Officially, instead, the appeal is to honesty, and it is based on the simple fact that there is, at present, only one meaningful way for Russian Jews to escape the Soviet boot, and that is by undertaking the considerable personal risk of applying for an Israeli visa (as well as for a Soviet exit permit). Very, very few Jews have successfully managed to beat the system in any other way. Thus, if a Jew wants to leave Russia, his only chance is to assert his intention to go to Israel, no matter where he actually wants to go.

Those who manage to reach Vienna are then called upon to make their actual intentions known. Emigrants bound for Israel are attended by the Jewish Agency; those who choose other destinations are looked after by HIAS and the Joint, which house them while they await American or other visas—a process that can take several months. At the present time, in other words, Jewish emigrants from the Soviet Union have entirely free—and subsidized—choice regarding their destination. It is this subsidy that is now the object of attack.

The attack itself is quite direct; the justification for the attack is not. The Jewish Agency, which has long been deeply disturbed by the growing dropout rate, can hardly afford to take the position that world Jewry should refuse aid to Jews bound elsewhere than Israel. That would rightly be seen as coercion. Accordingly, the attack on the HIAS and Joint aid programs has not been linked directly to Israeli concern over the dropout rate. Instead, it is tied to predictions regarding the likely Soviet reaction to the dropout rate. Those who urge a change in Jewish policy now assert that the Soviets will not continue to permit Jews to leave under the rubric of repatriation and family reunification, carrying Israeli visas, when, in fact, so many end up going somewhere else. Instead, the prospect is that the Soviets will take umbrage, and close their doors completely.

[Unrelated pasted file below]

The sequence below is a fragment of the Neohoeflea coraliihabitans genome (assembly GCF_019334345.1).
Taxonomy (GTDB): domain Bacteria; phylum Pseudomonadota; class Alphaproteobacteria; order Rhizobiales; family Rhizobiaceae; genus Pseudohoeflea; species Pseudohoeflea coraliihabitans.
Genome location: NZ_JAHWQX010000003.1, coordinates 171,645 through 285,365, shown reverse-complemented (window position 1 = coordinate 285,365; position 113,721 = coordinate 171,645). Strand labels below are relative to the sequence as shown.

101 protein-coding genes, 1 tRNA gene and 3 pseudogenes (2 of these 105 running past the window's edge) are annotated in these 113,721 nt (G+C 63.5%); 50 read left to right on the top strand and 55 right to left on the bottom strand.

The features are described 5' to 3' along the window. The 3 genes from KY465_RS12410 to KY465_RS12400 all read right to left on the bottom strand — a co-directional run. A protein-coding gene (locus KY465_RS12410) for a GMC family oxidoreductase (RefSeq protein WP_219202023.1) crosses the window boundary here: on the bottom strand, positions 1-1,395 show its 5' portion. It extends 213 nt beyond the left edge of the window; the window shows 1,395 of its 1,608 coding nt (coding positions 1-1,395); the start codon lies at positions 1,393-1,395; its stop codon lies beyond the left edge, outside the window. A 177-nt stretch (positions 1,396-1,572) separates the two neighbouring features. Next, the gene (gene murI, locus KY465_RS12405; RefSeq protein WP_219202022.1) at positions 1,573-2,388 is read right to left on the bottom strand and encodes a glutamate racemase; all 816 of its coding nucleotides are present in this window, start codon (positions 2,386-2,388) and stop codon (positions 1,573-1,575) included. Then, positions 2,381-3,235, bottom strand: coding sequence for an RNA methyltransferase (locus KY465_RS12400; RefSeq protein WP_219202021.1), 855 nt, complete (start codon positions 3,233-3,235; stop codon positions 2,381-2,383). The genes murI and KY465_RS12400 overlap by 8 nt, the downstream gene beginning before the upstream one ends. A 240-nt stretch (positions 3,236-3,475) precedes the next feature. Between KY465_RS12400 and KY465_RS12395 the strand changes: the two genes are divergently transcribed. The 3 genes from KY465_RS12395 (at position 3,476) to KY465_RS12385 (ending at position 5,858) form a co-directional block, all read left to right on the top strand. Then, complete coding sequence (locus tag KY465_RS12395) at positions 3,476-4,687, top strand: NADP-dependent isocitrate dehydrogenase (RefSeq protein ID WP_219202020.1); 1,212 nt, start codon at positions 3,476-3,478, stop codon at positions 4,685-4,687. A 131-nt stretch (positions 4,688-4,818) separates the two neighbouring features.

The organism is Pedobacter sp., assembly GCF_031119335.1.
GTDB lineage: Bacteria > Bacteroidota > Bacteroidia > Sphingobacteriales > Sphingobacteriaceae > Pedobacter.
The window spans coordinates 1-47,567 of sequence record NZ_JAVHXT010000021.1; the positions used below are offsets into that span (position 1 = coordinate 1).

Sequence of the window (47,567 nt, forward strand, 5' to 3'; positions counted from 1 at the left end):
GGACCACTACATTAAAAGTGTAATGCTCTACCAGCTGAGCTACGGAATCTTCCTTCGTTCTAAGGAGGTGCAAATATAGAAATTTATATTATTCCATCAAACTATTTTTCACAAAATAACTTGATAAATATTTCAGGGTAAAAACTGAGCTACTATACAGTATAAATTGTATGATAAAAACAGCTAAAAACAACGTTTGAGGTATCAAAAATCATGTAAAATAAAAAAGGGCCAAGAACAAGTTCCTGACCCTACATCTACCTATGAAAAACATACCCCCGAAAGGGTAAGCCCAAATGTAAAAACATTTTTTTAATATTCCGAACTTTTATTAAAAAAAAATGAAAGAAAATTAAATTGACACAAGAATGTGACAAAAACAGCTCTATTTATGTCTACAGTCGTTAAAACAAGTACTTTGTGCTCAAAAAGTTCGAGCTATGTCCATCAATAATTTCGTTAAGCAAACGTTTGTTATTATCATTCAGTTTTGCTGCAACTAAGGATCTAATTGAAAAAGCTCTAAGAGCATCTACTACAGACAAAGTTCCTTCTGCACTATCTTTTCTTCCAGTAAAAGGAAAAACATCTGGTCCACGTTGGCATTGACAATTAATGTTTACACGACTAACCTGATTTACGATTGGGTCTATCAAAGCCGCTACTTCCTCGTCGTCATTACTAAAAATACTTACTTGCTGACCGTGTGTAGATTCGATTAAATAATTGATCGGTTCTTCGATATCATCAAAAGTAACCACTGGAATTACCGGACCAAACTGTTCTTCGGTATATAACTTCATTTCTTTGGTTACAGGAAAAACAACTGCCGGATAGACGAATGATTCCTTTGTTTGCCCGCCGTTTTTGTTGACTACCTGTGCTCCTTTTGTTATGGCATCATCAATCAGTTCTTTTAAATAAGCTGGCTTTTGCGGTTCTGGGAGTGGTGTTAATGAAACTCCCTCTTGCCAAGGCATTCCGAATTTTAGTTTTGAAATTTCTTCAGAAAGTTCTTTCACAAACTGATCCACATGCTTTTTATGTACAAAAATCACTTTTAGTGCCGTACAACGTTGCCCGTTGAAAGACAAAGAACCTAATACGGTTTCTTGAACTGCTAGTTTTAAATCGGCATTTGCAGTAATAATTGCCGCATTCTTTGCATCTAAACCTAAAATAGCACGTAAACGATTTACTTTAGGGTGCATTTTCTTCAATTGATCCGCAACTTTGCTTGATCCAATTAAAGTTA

Those who raise this terrifying possibility argue as follows: While we do not know what moves the Russians, we believe that they permit emigration only to avoid condemnation by world opinion. On the whole, it has been more attractive for the Soviets to permit a modest outflow of Jews than to be forced to defend themselves against accusations that the USSR is a prison camp. But were the Soviet government able, credibly, to present itself as victim of a colossal fraud—a conspiracy involving Israel, the United States, world Jewry, even the Dutch, whose embassy in Moscow handles the applications for Israeli visas—it might then be able to close its doors with impunity, confident that world public opinion would be too confused to mobilize in counterattack. Accordingly, the issue of fraud must be removed. Hence the proposal that no more help be given to Jews with Israeli visas who do not plan to come to Israel. Without the security of such help, only Jews who mean to go to Israel will apply for Israeli visas, and the problem will be solved.